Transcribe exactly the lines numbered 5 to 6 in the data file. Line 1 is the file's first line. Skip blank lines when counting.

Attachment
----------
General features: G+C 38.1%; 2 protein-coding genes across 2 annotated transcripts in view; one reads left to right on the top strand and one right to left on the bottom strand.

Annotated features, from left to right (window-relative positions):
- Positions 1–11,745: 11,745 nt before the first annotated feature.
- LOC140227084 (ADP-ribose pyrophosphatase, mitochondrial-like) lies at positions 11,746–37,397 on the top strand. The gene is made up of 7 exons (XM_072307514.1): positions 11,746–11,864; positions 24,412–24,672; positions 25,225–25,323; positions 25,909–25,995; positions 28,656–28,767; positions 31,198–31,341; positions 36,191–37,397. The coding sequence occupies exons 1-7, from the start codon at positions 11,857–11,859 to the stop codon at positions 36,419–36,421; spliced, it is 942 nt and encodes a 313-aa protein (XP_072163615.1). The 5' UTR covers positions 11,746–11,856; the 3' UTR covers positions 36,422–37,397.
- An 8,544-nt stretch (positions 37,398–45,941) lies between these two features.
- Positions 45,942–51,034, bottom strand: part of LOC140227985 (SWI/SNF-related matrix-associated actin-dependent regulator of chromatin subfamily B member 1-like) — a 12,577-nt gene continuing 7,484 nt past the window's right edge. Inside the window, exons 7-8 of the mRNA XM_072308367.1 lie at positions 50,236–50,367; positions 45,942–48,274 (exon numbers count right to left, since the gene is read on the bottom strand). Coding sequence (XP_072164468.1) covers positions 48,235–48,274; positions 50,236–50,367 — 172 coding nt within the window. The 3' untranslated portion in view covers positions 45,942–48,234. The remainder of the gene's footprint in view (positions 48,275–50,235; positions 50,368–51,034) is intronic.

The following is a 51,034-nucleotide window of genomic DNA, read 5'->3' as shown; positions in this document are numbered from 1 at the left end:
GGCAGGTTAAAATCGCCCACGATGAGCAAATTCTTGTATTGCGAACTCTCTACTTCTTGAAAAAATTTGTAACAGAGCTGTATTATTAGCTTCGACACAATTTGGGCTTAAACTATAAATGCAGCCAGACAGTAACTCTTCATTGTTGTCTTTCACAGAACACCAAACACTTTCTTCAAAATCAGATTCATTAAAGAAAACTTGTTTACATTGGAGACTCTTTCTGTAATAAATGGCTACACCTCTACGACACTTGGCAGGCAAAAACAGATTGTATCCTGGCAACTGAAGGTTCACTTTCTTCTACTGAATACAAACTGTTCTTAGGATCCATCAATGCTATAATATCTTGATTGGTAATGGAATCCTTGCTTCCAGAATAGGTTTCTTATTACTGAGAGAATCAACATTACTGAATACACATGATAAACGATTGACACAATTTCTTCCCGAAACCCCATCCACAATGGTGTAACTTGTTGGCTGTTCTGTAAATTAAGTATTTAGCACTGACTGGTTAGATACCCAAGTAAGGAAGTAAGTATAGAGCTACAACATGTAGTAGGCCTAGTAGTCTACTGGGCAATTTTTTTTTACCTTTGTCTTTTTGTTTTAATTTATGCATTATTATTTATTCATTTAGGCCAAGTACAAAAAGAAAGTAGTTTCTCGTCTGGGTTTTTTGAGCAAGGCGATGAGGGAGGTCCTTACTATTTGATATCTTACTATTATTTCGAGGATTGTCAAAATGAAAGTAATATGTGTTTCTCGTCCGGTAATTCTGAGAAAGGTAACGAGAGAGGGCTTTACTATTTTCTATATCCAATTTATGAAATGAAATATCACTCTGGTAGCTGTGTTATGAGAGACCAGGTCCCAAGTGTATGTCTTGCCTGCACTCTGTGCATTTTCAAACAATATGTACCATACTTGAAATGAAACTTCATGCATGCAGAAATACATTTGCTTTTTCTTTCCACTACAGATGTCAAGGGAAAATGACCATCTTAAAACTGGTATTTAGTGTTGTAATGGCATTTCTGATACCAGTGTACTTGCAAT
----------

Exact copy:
- An 8,544-nt stretch (positions 37,398–45,941) lies between these two features.
- Positions 45,942–51,034, bottom strand: part of LOC140227985 (SWI/SNF-related matrix-associated actin-dependent regulator of chromatin subfamily B member 1-like) — a 12,577-nt gene continuing 7,484 nt past the window's right edge. Inside the window, exons 7-8 of the mRNA XM_072308367.1 lie at positions 50,236–50,367; positions 45,942–48,274 (exon numbers count right to left, since the gene is read on the bottom strand). Coding sequence (XP_072164468.1) covers positions 48,235–48,274; positions 50,236–50,367 — 172 coding nt within the window. The 3' untranslated portion in view covers positions 45,942–48,234. The remainder of the gene's footprint in view (positions 48,275–50,235; positions 50,368–51,034) is intronic.